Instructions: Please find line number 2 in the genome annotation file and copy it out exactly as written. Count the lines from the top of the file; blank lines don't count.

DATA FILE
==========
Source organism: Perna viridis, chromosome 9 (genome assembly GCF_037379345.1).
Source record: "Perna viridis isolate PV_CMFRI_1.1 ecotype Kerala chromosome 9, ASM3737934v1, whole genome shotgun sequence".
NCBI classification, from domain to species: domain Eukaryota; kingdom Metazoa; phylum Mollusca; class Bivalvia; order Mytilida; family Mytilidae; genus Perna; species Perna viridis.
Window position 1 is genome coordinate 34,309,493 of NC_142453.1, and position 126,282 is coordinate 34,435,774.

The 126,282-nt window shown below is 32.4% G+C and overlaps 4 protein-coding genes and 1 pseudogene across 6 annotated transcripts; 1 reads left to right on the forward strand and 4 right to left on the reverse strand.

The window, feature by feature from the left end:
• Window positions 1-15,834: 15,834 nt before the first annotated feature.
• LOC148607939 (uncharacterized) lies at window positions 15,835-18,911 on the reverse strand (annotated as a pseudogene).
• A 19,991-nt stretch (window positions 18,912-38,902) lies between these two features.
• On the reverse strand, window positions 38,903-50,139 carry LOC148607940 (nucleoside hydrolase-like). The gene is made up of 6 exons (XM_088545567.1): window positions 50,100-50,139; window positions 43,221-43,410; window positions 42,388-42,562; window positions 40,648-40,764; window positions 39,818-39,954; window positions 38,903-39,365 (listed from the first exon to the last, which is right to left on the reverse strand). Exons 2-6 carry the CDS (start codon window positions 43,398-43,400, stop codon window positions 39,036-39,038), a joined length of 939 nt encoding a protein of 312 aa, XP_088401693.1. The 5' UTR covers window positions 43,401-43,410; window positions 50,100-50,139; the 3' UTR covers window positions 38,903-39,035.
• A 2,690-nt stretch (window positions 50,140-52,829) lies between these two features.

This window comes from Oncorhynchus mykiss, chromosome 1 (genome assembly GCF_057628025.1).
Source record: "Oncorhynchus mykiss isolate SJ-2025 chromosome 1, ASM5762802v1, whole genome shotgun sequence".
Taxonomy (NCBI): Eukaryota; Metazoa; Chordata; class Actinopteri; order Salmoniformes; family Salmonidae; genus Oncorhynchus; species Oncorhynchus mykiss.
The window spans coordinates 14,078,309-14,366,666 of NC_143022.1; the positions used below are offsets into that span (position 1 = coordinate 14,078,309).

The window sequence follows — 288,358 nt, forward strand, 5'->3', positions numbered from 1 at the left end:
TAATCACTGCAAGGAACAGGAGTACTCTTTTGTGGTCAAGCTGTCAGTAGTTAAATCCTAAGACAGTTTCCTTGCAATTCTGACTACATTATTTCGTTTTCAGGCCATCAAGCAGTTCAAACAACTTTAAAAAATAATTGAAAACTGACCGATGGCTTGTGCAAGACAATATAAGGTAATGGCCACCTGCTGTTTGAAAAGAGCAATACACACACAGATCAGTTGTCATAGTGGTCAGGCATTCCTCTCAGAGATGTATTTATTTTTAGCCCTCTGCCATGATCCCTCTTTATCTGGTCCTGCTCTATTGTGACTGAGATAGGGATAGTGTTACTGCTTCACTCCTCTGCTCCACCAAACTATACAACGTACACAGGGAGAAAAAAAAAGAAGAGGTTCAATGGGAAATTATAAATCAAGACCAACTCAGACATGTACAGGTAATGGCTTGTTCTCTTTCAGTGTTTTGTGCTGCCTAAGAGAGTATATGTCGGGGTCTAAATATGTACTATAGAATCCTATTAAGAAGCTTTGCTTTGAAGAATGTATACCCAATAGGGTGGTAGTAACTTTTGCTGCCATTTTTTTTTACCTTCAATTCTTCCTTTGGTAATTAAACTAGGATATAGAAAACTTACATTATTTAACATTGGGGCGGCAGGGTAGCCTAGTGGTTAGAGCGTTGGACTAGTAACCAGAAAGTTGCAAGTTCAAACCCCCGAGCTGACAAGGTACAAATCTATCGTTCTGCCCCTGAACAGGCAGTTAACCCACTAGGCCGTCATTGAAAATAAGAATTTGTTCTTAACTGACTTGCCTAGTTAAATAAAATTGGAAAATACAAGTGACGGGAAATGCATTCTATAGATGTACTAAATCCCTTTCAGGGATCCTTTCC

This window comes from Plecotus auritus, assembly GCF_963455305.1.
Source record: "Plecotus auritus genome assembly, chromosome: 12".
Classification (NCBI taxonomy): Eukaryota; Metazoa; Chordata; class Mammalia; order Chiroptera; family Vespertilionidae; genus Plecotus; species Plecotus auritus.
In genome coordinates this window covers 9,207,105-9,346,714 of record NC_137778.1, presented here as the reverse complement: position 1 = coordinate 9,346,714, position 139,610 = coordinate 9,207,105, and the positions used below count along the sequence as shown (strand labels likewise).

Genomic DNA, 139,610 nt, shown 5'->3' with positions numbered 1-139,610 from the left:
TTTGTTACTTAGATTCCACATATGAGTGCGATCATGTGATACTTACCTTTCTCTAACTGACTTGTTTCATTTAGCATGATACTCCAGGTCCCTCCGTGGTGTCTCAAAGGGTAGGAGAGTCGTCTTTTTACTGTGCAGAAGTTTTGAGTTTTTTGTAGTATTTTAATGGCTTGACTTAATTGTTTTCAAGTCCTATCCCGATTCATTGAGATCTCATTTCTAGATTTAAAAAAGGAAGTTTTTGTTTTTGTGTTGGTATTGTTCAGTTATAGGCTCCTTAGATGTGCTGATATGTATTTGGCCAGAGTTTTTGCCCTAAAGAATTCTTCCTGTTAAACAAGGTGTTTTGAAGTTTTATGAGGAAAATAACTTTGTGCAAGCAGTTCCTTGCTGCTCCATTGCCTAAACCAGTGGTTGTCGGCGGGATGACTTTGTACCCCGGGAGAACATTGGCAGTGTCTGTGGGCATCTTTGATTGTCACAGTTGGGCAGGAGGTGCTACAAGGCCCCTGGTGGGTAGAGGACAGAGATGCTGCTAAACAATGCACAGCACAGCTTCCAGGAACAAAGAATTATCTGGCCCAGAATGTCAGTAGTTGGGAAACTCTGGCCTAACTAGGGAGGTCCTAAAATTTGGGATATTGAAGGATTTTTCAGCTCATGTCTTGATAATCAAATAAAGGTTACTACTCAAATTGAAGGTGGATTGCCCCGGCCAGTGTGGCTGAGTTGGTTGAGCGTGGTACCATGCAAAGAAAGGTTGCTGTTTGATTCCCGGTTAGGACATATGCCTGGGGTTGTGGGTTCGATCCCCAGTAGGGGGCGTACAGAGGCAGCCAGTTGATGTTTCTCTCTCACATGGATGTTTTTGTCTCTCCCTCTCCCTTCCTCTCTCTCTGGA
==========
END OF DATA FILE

Source record: "Perna viridis isolate PV_CMFRI_1.1 ecotype Kerala chromosome 9, ASM3737934v1, whole genome shotgun sequence".